Tuesday, 12 February 2019

Save The Children International Partners LASG To Combat Pneumonia


 •As 11 Million Children Risk Death By 2030

When the report of a new analysis conducted by Johns Hopkins University and Save the Children International hit the newsstand revealing that Pneumonia will kill nearly 11 million global children by 2030, not a few analysts were worried.
Indeed, many of them have deep concerns over the report which also indicated that more than four million of these deaths could easily be averted with concerted actions to improve rates of vaccination, treatment and nutrition.
Yet, there are more worries as the report shows that Nigeria, India, Pakistan and the Democratic Republic of Congo (DRC) are likely to bear the highest burden of deaths, without timely intervention.
The report is based on a model developed by researchers at John Hopkins University called the lives saved Tools (LIST). They show nearly 11 million (10,865,728) children will die by 2030 on current trends, with the highest burden of deaths in Nigeria (1,730,000), India (1,710,000), Pakistan ( 706,000), the Democratic Republic of Congo (635,000) and Ethiopia (407,000).
Kevin Watkins, CEO of Save the Children observed, “It is the beggars’ belief that close to a million children are dying every year from a disease that we have the knowledge and resources to defeat, there is a vaccine available and a course of antibiotics costs just for 30 pence”.
“There are no pink ribbons, global summits or marches for pneumonia. But for anyone who cares about justice for children and their access to essential healthcare, this forgotten killer should be defining cause of our age.”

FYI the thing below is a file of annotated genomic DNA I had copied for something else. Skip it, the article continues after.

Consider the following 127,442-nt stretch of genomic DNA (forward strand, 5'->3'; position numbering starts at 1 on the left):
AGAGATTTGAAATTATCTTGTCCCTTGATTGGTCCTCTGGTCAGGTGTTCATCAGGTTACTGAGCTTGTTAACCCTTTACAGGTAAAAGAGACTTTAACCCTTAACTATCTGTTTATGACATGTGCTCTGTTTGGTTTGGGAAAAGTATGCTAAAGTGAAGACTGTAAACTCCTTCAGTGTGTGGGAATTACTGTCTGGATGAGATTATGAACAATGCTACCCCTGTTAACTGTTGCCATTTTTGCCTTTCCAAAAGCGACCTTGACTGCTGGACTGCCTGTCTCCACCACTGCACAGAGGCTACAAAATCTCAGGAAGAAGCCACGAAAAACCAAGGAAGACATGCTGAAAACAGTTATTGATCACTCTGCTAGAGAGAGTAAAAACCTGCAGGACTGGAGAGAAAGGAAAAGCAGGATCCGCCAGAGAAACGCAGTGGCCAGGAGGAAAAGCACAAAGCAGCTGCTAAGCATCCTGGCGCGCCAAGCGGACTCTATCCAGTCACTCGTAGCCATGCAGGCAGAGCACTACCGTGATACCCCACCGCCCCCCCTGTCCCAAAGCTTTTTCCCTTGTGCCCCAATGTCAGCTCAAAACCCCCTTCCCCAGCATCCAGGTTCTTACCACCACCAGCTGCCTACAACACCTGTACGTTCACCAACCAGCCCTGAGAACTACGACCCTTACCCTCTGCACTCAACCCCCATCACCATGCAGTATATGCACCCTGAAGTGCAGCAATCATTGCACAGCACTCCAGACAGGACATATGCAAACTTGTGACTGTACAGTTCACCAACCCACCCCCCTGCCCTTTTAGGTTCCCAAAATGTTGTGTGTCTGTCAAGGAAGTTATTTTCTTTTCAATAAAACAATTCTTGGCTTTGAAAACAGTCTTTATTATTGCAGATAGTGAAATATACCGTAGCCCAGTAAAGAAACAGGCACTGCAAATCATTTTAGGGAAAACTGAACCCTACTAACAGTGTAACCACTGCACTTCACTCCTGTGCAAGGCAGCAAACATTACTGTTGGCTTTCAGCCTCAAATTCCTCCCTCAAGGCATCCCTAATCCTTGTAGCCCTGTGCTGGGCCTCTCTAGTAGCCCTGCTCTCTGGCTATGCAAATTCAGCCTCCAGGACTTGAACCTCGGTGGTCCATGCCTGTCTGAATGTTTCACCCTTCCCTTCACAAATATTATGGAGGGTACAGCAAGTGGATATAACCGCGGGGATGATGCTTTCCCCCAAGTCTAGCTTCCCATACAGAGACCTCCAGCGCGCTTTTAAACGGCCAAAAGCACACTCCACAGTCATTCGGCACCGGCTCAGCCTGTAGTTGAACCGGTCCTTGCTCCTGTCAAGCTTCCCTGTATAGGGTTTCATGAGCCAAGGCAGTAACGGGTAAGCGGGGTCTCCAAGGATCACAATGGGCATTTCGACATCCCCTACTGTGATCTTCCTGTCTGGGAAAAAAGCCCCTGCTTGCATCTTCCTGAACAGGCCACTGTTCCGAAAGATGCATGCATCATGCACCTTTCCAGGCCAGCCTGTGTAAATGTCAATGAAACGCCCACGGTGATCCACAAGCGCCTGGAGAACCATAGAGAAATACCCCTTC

It is therefore not surprising that recently, Save the Children International in collaboration with the Lagos State Ministry of Health organised a one-day forum to address the rising cases of pneumonia among children, including its associated deaths among other consequences. 
The event which was organised to mark this year’s world Pneumonia Day brought to the fore causes of pneumonia which reportedly kills more children globally than malaria, diarrhoea and measles combined. 
Dr. Olufemi Taiwo, Permanent Secretary, Lagos Ministry of Health, who spoke at the event, affirmed that his ministry recognised the increased cases of pneumonia in the state and that in the past two years they have embarked on activities to ensure routine immunisation. 
Taiwo stated, “From statistics, we know there is increase in the cases of pneumonia particularly in Lagos State and we do not rest on our oasis, we ensure that every child completes routine immunisation, but the challenge is that some of the mothers visit private clinics and faith-based organisations. If we can work together and every child completes all routine immunisation before the age of one, the sickness would be far from us.”

Maintaining that pneumonia is preventable, he said, “With adequate nutrition and exclusive breast feeding, five million children suffering from wasting will not end up suffering from pneumonia.”